In the late 1960s, the company where I worked started to “index” wage hikes to inflation. It was a radical new concept at the time. In the early 1970s I got my first dose of rapidly rising interest rates. I leased my car in those days and was horrified at the increased cost, due to interest rate hikes. Then came price and wage controls. Borrowing money to wage the Vietnam War was taking its toll. So why don’t we see the effects of financing one war after another for over a decade? It’s because the Fed is buying up a large portion of the borrowing – they are buying the bonds issued to wage the wars. I don’t recall that being the case, or certainly not to this degree, during the Johnson and Carter years.
One thing that came out of that era was the understanding that trying to finance the Vietnam War and Johnson’s Great Society lead to massive inflation – and enormous gains in gold and silver.
Here we are, 45 years later, and we are doing exactly the same thing. Instead of a single war, we now move from country to country in an endless “war against terrorism.” Instead of Johnson’s Great Society, we have Obamacare.
Do you really think that the results will be any different this time? What have you learned from history? Gold increased 24 times during the 1970s and silver gained even more. So far in this war/social-spending era, gold is only up four times and silver is up four to five fold.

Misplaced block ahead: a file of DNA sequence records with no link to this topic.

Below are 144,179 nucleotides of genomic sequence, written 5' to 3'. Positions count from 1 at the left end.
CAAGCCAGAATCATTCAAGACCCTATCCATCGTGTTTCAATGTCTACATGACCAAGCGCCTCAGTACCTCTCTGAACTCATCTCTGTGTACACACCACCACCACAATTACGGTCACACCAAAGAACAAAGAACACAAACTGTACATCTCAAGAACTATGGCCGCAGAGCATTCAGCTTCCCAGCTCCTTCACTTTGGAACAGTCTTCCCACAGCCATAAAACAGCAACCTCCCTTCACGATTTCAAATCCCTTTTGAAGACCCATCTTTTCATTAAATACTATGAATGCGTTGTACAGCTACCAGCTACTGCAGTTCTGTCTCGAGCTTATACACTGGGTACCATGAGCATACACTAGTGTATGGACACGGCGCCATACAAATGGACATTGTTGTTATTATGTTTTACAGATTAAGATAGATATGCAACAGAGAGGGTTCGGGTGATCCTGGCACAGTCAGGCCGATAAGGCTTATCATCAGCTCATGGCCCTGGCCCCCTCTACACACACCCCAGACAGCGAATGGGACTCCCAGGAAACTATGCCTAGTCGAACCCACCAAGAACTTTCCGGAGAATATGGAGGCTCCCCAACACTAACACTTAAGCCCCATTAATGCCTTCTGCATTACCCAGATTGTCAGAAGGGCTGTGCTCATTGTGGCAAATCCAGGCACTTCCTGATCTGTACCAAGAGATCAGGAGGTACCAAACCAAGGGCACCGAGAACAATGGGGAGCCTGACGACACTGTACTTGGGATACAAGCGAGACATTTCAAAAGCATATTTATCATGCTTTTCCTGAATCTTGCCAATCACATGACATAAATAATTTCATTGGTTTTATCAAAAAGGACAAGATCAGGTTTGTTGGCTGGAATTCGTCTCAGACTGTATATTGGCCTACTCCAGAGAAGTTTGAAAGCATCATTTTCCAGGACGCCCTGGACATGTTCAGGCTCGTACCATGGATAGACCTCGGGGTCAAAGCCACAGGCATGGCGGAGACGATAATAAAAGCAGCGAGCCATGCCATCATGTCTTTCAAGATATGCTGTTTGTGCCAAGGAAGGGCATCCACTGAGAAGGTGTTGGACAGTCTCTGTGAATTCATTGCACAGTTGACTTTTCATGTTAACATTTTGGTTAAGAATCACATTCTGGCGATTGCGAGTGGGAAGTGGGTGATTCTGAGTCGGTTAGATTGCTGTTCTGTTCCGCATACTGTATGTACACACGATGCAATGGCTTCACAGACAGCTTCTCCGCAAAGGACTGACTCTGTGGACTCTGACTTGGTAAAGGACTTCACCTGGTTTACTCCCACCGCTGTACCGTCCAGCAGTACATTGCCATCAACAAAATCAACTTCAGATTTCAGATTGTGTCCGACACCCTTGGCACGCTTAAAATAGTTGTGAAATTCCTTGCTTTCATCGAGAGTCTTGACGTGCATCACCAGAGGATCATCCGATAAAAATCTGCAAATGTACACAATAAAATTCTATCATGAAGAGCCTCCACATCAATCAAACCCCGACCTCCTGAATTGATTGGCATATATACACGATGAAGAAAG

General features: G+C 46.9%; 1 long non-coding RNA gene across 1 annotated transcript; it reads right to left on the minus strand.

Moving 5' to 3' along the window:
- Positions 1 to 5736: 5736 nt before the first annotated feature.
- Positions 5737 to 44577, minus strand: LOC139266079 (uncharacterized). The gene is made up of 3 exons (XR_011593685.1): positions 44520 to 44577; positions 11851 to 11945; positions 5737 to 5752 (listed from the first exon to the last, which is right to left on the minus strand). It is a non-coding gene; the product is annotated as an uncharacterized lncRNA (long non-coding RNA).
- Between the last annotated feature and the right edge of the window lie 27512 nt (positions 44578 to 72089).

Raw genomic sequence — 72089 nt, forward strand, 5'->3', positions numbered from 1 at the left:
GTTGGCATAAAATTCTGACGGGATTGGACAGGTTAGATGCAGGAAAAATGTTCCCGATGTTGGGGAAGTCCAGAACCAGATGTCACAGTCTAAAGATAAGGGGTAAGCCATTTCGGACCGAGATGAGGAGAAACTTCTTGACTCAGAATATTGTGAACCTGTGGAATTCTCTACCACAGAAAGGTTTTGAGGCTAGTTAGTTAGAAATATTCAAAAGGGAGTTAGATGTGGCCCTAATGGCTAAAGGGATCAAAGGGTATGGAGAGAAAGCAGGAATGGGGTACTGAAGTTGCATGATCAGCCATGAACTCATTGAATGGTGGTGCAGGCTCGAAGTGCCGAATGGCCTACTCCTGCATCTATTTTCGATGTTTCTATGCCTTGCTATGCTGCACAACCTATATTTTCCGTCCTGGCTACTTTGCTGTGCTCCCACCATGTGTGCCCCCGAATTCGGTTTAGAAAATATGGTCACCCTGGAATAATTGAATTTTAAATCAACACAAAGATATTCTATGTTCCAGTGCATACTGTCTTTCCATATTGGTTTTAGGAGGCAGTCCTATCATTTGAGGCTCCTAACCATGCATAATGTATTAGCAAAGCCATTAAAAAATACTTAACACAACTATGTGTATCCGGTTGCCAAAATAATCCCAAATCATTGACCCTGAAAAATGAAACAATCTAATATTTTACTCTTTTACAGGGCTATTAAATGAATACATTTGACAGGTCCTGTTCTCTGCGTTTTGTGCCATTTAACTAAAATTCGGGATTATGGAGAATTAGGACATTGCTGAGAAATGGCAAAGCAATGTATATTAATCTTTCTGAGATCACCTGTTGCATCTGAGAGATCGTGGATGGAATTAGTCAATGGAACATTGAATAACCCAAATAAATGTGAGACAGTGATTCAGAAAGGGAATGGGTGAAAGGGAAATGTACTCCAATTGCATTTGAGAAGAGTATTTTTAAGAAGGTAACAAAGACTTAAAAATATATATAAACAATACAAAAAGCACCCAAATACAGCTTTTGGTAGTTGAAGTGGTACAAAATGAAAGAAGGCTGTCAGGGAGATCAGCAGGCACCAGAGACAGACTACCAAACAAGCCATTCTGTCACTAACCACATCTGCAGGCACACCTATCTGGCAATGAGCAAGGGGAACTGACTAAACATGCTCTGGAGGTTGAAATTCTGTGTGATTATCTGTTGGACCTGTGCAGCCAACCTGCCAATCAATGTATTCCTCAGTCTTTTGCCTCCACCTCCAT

The National Debt was in the $350 billion range in the late 1960s. It didn’t reach $1 trillion until the fall of 1981. By the fall of 2008 the National Debt had increased to $9.6 trillion. It currently is $16.8 trillion and growing rapidly. And that doesn’t account for all the off-budget debt, including Social Security, Medicare and Medicaid.
When Nixon took us off of the gold standard, 42 years ago, the National Debt was just under $400 billion. We will pay 75% of that amount on interest on the debt this year. The debt has increased 42-fold since we abandoned the gold standard in 1971 – and gold is up 32-fold. It looks like gold is anything but overvalued to me.
I would say we are quite early in this cycle, wouldn’t you?
The Disconnect Between Paper Gold and Physical Gold
Tuesday’s headline reads, “Gold solidly lower as risk aversion receding.” This is the usual MSM cover story used to describe the for-profit trading by the hedge funds and bullion banks. Gold is down $22.50 (1.62%) and silver is down $0.77 (3.3%) but the dollar is barely up at all (only 0.02). If investors are leaving gold, then it certainly doesn’t show up in the dollar.
The hardest thing for most of our readers to understand is the disconnect between the short-term, day-to-day paper trading and the long-term, big picture buy and hold physicals mentality. WE view gold as a long-term financial asset and expect it to move logically based on major trends such as QE, unending government borrowing and spending, negative real interest rates and rising interest rates. All of these events are building up toward a perfect storm that will diminish the value of the dollar and send gold (and silver) to all-time new highs. But the traders view gold as a short-term profit vehicle and use every new headline and event as a catalyst to buy and sell, using margin to leverage the small moves into big profits.
The main reason I have followed Richard Russell (DowTheoryLetters.com) for the last three decades is because he understands the primary trends and the big picture. I don’t use his information for daily trading. I use it to gain a better understanding of where we are headed. As you can see, my views parallel his views – and both views are not based on daily price moves. Jim Sinclair is also in this camp and refers to the daily up and down moves as nothing more than “noise.”